mulberryshoots

"Tell me, what is it you plan to do with your one wild and precious life?" ~ Mary Oliver

a fresh peach pie for two . . .

peach pie ready to go in the oven . . .

peach pie ready to go in the oven . . .

Even though it feels like I am cooking more these days, trying out new recipes, I have also consciously been making much smaller portions. It’s been fun, actually, scaling down recipes so that the end results are just meant for two.

Simplifying the steps has also been an outlet for being creative – no crusts for quiches, for example, but make them in an individual sized ramekin with organic eggs, cream, gruyere cheese, parmesan cheese, bits of leftover broccoli or asparagus tips, baked in a bain marie until they are golden brown, poufed up and slightly jiggly in the middle. Come to think of it, a crustless quiche is similar to a souffle, isn’t it? It’s so much fun to be served an individual souffle on your plate!

This afternoon, I had three fresh peaches left from the farmer’s market in the fridge. They had to be used up because they were beginning to show bruises and I thought that making a small scale peach crostada would be perfect. So, I reduced recipes for homemade crust and chilled the butter and crisco in the freezer. Then I took out the Cuisinart and measured a cup and a half of flour, spun the chilled butter (3/4 stick unsalted) and 1/4 cup cold Crisco using the pulse button until the flour mixture was mealy looking. Added a teaspoon of Maldon salt. Then about 5 tablespoons of ice water added gradually while continuing to pulse. The crust dough came together into a ball and was a little sticky when I took it out, but with just a smattering of a little more flour, was smooth as a baby’s bottom. Wrapped in parchment paper, it went into the fridge for over a half hour. During that time, I peeled the peaches – they were ripe enough so that the skin almost zipped off with a sharp paring knife; sliced them up into a small glass bowl, added a mixture of flour (a tablespoon plus; teaspoons of cinnamon, nutmeg and stevia (in place of sugar) respectively.

When ready to bake, I took out the Silit pad and floured it lightly, rolling out the crust with a very light touch because it was so tender to the touch – I folded it into quarters so I could lift it into a prepared tart pan, opened it up again and spooned the peach mixture into the center. I folded the crust into overlapping folds towards the center, brushed the crust with an egg wash and sprinkled the crust with turbinado sugar.

In a 400 degree preheated oven, I slid the pie in and set the timer for about half an hour. Turned the pie around almost towards the end to brown evenly. Left it in the turned off oven so that the crust would be crisp and not undercooked in the parts of the crust I could not see. There’s nothing worse than underdone crust to a pie that looks this glorious!

just out of the oven! . . .

just out of the oven! . . .

 

 

8-hour tomatoes . . .

3 hours so far in the oven . . . .

3 hours so far in the oven . . . .

Eight Hour Tomatoes . . .

Looking through one of the “Kinfolk” volumes, I came across a recipe for cooking tomatoes meant for “darn good sandwiches.” I have a few of the Kinfolk volumes and while some might view them as precious in the way that photographs are taken and articles written, it’s that very earnestness that wins me over. I love looking at them.

Anyhow, these sandwiches were composed (that’s the only word for it) of grilled/toasted hearty peasant bread brushed with olive oil and toasted on a heated grill pan until dark striations appeared on the toast. The inside ingredients included thick slices of cooked bacon and a fried egg, frisee lettuce coated in ranchy dressing and these 8-hour tomatoes.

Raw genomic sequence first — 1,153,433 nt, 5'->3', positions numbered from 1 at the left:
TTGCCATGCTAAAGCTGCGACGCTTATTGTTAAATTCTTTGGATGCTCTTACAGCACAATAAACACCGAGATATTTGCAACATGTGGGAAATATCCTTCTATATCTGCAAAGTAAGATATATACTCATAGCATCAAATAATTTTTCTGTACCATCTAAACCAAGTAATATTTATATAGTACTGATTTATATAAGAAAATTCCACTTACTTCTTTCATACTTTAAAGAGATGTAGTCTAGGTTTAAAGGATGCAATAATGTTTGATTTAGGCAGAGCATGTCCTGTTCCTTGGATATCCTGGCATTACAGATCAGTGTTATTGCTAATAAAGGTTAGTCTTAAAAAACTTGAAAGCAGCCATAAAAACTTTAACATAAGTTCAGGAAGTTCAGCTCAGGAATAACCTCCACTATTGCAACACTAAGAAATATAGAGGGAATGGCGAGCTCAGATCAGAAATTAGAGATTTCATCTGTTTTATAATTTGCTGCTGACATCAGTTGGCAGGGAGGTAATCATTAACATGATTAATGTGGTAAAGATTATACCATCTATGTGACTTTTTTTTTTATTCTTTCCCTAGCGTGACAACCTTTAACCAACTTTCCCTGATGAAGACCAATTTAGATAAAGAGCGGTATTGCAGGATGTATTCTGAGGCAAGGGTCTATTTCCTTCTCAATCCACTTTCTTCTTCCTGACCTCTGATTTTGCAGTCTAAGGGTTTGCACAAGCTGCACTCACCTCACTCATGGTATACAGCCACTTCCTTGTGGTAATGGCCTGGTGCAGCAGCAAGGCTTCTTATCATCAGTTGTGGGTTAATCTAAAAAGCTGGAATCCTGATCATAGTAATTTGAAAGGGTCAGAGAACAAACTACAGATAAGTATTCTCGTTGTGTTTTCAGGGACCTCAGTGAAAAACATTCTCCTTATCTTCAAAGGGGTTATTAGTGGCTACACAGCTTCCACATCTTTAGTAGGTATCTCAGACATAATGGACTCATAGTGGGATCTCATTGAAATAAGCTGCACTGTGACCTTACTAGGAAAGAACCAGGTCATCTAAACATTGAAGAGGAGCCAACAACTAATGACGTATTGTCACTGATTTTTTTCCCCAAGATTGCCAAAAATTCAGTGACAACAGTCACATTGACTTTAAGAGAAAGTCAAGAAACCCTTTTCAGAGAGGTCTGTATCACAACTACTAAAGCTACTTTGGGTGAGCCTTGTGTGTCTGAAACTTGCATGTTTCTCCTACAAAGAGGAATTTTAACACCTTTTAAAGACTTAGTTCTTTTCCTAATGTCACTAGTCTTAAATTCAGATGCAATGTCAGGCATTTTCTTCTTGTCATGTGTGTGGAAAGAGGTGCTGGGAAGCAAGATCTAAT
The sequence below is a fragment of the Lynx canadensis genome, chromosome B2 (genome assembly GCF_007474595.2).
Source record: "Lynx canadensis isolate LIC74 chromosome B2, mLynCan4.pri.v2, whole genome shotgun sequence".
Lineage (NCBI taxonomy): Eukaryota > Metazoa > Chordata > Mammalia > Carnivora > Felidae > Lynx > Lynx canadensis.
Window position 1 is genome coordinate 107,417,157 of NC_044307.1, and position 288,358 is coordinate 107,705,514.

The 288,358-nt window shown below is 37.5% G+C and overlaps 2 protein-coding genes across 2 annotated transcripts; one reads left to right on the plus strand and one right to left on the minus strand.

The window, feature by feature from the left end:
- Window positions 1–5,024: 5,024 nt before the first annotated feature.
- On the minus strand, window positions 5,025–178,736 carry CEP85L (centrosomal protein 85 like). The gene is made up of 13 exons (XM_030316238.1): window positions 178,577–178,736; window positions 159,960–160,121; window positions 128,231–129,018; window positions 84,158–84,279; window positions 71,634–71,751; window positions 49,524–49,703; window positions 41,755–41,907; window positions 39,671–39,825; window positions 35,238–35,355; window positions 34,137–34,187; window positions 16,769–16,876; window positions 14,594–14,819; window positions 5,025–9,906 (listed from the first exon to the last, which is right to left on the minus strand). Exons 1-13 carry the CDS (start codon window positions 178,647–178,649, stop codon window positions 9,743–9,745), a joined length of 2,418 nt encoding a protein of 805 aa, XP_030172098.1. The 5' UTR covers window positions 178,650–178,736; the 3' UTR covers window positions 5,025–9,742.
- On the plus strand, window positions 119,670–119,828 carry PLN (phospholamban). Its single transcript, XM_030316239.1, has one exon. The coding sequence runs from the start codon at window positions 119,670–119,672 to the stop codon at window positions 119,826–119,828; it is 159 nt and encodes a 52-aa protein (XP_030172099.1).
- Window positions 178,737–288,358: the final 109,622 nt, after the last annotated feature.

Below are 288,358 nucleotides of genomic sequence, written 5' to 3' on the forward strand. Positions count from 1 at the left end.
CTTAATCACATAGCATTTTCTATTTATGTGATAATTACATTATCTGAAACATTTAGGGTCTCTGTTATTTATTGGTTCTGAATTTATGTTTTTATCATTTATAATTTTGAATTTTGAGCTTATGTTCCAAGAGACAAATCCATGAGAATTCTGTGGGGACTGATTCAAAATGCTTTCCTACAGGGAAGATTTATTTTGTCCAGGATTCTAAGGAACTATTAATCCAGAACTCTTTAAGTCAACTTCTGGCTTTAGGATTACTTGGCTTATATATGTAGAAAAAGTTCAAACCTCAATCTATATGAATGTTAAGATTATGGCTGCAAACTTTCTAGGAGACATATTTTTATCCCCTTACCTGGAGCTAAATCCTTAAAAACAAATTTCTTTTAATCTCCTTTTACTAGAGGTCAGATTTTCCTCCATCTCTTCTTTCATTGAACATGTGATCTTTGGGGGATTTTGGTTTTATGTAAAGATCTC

My idea was to modify the sandwich recipe a bit, using Dietz and Watson thick-sliced turkey bacon which I already have for my breakfasts, no egg (too gooey) and lettuces instead of frisee. Have the creme fraiche vinaigrette that I used last night to dress the lettuce.

As the acid content from tomatoes can sometimes result in disagreeable reactions (mouth canker sores, for example) I thought that cooking them this way might reduce that troublesome aspect. Even if it doesn’t, with the August surfeit of luscious tomatoes approaching at local farm stands, this recipe’s an experiment worth trying. Leftover tomatoes are stored in a layer of olive oil and taken out when needed.

Preparation: use a fresh, ripe home grown or farm fresh tomato. Slice in half and then each half into 1/4 inch slices. Brush with olive oil. Cut up fresh garlic into bits and sprinkle on the tomatoes, along with sea salt and coarse pepper. Pick some fresh sprigs of thyme and strip the leaves, sprinkling them on the tomatoes.

Heat the oven to 400 degrees and roast the tomatoes for ten minutes. Turn the oven off and without opening the door, leave the tomatoes in the oven for eight hours. Refrain from peeking at them with the door open. Yep, that’s right. At first I thought I would make them overnight. But, on second thought, waited until the morning because when the eight hours are up, it’ll be time for supper.

Tonight’s supper will be filet of sole with meyer lemon, the rest of the patty pan squash that we had last night and these tomatoes. And for lunch sometime, how about spreading whole-milk ricotta on grilled bread with tomatoes, coarse pepper and fresh basil on top?

8 hour tomatoes 2

Postscript: We ate these tomatoes along with the sole and summer squash. They were flavorful from the garlic and the thyme, but the most memorable taste was a deep sweetness emanating from the tomato flesh itself. I think it’s from curing in the heated oven after it was turned off. Will definitely make again with bigger tomatoes – for that fresh ricotta on grilled bread sandwich on my wishlist!